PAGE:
Advise: Hangtime might as well bring the Hangman for the special teams coach. Hall is too elusive and it can't be forgotten he has been returning with a unit that has had only two changes since last year.
One thing not previously mentioned was kicking the ball out of the end zone. Not many teams have kickers with 80-yard legs. There have been 717 kickoffs this season. Only 47 have been touchbacks. And that's while the weather is good. As the weather chills, the balls harden. Only a couple of kickers and maybe a kickoff specialist or two can boom an 80-yarder in 32-degree weather. And if the kicker tries and fails, Hall gets the ball at the goal line with limited hangtime.
Forget about it.
Another dangerous notion is simply angling kickoffs to the sideline with the idea of giving Hall no chance of returning them. Give me a break. If it's hard for a kicker to move a ball from his 30 to the Chiefs 5-yard line kicking straight ahead, imagine how difficult it is kicking to the sidelines. You're adding yards. If kickers could consistently place a high, well-hung kick to the 5, he'd have the leg to boom it out of the end zone.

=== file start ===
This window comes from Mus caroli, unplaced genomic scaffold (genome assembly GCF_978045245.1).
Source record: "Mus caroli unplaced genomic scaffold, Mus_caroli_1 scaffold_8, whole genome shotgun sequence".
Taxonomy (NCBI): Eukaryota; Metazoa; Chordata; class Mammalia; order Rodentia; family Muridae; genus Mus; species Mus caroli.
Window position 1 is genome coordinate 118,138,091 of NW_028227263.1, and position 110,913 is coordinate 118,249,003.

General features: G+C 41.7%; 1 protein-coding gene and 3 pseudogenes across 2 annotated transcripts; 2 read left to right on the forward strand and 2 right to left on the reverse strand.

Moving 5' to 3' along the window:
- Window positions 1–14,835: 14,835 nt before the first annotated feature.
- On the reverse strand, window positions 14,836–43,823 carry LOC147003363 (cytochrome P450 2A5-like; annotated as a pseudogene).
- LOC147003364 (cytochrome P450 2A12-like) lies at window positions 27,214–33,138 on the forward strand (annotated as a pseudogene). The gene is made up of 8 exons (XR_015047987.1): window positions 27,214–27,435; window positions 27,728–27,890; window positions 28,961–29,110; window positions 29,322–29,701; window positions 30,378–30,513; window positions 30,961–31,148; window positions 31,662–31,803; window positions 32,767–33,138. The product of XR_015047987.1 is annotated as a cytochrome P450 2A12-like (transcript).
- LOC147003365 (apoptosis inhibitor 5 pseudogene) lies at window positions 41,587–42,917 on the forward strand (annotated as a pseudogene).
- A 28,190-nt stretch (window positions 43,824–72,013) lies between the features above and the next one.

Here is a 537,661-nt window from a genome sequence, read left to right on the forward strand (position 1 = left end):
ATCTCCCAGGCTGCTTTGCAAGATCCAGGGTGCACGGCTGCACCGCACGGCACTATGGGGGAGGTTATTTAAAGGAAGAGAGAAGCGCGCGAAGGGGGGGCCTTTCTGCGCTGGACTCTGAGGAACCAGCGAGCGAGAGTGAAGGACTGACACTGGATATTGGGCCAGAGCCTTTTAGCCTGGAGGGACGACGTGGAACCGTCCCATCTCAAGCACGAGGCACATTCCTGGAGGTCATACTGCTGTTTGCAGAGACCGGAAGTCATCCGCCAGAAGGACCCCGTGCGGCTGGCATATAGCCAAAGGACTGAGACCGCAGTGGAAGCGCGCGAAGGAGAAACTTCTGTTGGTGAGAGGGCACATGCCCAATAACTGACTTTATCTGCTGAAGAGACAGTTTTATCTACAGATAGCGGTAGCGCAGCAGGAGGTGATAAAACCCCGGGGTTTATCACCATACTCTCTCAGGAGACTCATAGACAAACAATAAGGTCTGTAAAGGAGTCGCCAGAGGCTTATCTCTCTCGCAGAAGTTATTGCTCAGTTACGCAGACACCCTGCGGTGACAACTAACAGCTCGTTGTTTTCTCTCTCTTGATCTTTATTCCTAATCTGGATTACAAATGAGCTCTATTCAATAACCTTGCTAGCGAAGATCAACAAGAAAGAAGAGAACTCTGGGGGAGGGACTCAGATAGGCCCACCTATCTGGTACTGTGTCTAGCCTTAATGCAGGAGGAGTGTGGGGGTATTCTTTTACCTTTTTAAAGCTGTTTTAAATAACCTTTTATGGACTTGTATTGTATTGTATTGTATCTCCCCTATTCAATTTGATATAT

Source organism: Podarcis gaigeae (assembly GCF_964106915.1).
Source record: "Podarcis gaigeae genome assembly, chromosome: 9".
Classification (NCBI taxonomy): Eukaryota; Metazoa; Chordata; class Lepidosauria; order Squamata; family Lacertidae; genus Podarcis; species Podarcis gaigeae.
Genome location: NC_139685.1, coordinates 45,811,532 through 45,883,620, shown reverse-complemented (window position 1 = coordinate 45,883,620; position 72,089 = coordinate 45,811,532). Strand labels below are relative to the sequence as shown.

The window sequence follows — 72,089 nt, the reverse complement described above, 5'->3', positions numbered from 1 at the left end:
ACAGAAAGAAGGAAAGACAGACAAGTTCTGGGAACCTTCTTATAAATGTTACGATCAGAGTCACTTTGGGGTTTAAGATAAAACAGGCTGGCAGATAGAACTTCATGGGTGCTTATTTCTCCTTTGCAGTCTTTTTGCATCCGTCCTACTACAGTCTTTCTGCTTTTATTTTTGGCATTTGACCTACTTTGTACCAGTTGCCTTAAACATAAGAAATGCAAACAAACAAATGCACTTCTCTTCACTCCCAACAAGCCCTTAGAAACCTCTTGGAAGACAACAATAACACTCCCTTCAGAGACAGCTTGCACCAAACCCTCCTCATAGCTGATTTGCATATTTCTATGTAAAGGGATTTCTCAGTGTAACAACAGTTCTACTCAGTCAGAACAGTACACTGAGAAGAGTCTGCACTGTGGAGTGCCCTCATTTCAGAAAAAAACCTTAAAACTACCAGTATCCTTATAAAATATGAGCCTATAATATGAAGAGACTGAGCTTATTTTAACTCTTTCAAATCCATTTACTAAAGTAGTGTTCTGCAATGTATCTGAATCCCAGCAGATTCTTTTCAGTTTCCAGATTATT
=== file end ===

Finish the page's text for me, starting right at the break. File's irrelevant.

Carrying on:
Special teams coaches aren't dumb. They actually watch these guys kickoff in practice every day. If they had that kind of leg, they'd use it to take the easy approach and kick it to the back of the end zone.
The other problem with the directional kickoff is if the ball goes out of bounds, the Chiefs get the ball at their 40. They now have a 35 percent chance of scoring. They need three first downs to get in field goal range and have a pretty good chance of scoring a touchdown. The Chiefs rank second in scoring and their average start is on the 36.7 yardline. Give them the ball at the 40 after kickoffs and their scoring will accelerate.
Of course, the Chiefs control the number of times Hall is on kickoff returns. If the Chiefs don't allow scores, they get to use their kickoff return team. Hall has only been on the field for 19 kickoffs because the Chiefs defense is improved. Under this scenario, the Chiefs are actually helping teams defend Hall.
The most coaching over the next several weeks in regards to Hall will be on punt returns. That's where some education has to thwart the simple notion of punting the ball out of bounds every time.
Folks, directional punting is tough, and the Chiefs know that. To make a directional punt, the punter needs an extra step in what is called his "walkdown." That step requires extra protection, and the Chiefs know that, too. The flanks of a punter are protected by wingmen. If the Chiefs rush the wingmen hard -- and they do -- it's hard to buy that extra half second.